[Met Performance] CID:8720
Norma {2} Boston Theatre, Boston, Massachusetts: 04/9/1890.


Boston, Massachusetts
Boston Theatre
April 9, 1890
In German


Norma...................Lilli Lehmann
Pollione................Paul Kalisch
Adalgisa................Félicie Kaschowska
Oroveso.................Emil Fischer
Flavio..................Albert Mittelhauser
Clotilde................Emmy Miron

Conductor...............Walter Damrosch

From an unsigned review in the Boston Evening Transcript

We can not remember hearing "Norma" in German here before; but German or no German, it was good to hear this beautiful opera, which has almost completely lapsed from the Italian repertory in this country. We have never been quite able to understand how it came about that three of the old, standard Italian operas, which were once prime favorites, and are admirable examples of their several composer' genius, would have been given here so very seldom during the last ten or fifteen years. These are Bellini's "Norma," Donizetti's "Lucrezia Borgia," and Verdi's "Ernani." We would give a good deal to hear "Lucrezia" and "Ernani" once more; but now we have heard "Norma," for which let us be sincerely thankful…

Mme. Lehmann's Norma is one of the finest we know. Never has her commanding presence on the stage been more nobly impressive; the mere picture she presented to eye, as she stood up at the altar in the first act, was infinitely beautiful and majestic. She was every inch the high priestess of Irminoul. In action she is equally superb; all she does is on the grand, tragic scale, and even in her most violent scenes there is an element of regal majesty. When she discovers the relation between Pollione and Adalgisa - let us once and for all drop the German names and stick to the more familiar Italian - and her whole being is torn by jealousy and horror, we could not but recall Zola's description of Ristori, as Phèdre…The distinction she draws, too, between passion and pathos, is always just and finely felt; nothing could speak more appealingly of motherly tenderness than her manner with her children. Seldom have we seen anything more tragic and pathetic at once than the quiet dignity, the look of self-contained mental anguish, with which she lays aside her priestess' wrath and proclaims herself the culprit. It was, dramatically, a truly great impersonation.

Her singing, too, was almost invariably superb. It should be remembered that she was suffering from a cold, and not in her best voice. This may account for her singing both verses of "Casta diva" "sotto voce" throughout, which, with all her perfection of phrasing and beauty of sentiment, robbed this incomparable "cantilena" of some of its thrilling effect. In this air the human voice should not seek to imitate the placid moonlight whiteness of the flute in the introductory "ritornello'" it should add to it, and infuse into the melody the warm thrill of human emotion. But, if in "Casta diva" she left a little to be desired, nothing more completely fine in every respect would be imagined than her singing of "Bello a me ritorne." Here she carried everything before her. Italian prime donne had but look to their laurels, when a German - and a great Wagner singer to boot - sings "colorature" with the clearness, fluency, grace and brilliancy of bravura that Mme. Lehmann does, and dramatically at the same time, without any mincing prima donna graces. From this moment to the end Mme. Lehmann sang simply magnificently, save that we think that the dramatic force of the great terzet between Norma, Adalgisa and Pollione would have been more vividly revealed if the tempo had been a bit slower.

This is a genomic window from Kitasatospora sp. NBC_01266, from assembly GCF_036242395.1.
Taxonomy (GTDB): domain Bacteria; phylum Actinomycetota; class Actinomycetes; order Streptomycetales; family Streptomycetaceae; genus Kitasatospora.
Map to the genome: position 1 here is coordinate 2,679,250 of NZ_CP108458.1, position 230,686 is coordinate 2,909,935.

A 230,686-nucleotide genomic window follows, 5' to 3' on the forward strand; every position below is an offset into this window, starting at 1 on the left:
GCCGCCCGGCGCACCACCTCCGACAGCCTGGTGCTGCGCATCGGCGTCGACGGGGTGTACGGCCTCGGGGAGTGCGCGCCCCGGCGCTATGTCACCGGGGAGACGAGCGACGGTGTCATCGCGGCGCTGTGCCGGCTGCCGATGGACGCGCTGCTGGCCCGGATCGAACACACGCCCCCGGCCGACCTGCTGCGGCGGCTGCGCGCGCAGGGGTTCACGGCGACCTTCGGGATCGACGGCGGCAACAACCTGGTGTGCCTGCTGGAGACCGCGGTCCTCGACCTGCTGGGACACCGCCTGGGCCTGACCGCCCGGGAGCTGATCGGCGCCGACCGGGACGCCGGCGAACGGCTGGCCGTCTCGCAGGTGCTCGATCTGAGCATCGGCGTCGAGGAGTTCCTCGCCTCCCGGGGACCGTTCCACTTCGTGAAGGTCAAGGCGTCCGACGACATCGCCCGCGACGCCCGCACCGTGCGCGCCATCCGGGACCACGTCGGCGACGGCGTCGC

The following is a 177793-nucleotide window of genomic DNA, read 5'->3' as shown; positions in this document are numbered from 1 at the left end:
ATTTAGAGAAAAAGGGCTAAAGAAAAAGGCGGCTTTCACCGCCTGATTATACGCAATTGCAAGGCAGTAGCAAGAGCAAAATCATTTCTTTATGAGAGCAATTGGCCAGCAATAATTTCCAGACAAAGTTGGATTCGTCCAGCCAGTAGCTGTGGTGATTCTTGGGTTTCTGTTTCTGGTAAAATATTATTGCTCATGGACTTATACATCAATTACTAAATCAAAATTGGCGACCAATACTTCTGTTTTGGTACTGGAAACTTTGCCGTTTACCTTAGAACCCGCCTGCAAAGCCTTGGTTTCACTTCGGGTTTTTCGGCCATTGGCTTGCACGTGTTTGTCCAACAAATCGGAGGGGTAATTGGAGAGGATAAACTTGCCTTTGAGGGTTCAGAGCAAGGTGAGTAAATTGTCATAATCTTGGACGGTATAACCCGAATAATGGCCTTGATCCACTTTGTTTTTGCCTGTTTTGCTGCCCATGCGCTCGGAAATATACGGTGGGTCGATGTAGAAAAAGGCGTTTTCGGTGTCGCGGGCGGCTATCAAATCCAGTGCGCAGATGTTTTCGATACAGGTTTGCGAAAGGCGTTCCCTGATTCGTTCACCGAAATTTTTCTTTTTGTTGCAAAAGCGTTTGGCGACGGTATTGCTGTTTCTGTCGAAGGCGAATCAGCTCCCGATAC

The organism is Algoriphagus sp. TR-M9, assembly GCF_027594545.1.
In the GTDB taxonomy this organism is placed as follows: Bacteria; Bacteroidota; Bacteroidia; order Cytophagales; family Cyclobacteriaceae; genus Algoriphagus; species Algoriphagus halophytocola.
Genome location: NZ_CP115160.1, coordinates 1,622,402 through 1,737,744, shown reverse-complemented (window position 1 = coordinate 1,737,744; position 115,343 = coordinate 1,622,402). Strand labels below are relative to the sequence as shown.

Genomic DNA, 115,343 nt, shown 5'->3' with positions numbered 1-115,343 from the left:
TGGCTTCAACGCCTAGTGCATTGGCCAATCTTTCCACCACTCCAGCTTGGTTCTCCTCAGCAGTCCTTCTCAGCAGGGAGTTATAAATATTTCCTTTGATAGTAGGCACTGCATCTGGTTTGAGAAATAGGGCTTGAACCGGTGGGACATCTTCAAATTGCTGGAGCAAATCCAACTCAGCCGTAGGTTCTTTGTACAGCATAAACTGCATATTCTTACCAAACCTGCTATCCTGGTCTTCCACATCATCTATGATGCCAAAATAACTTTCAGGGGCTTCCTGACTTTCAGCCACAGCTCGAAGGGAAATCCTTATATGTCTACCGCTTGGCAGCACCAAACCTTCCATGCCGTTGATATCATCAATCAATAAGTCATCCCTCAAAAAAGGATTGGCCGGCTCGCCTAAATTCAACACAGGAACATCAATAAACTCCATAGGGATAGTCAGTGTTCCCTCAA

Frl.. Kaschoska made an almost ideal Adalgisa dramatically, acting with both truth of feeling and still, especially fine was the manner in which she made the artless maidenly charm and sincerity of the character to be felt. Her singing, too, was excellent in style and expressiveness, when it was in tune - which we are sorry to say, it was not invariably, her shortcoming in this particular being especially troublesome in the duets with Norma. Her vocalization, too, is not always quite clear in florid passages.

Herr Kalisch sang Pollione capitally. He has genuine depth of feeling and a certain poetic instinct that give beauty and grace to his expression. Take him all in all, he is an artist of exceedingly fine fibre, and with all his passionateness and animal vigor, he shows great keenness and delicacy of perception. Histrionic skill is not his, but he is earnest, wholly concentrated upon his part and sings admirably.

Herr Fischer has the voice and presence for Oroveso, but singing Bellini "cantilena" is hardly in his line, and he did not go beyond giving the part its proper dignity. The chorus was pretty thoroughly unsatisfying, although one could detect signs of careful training; but what a poor substitute their semi-inaudible "staccato" whispering was for really heartfelt singing of that divine bit of poetic melody, in thirds and sixths, which fall to their share between the verses of "Casta diva." The orchestra is to be credited with one good piece of work -- their exact observance of the dotted-eighths and sixteenths in the March showed this movement in its true light, as brilliant and "popular," but not vulgar. For the rest, however, they left a good deal to be desired.

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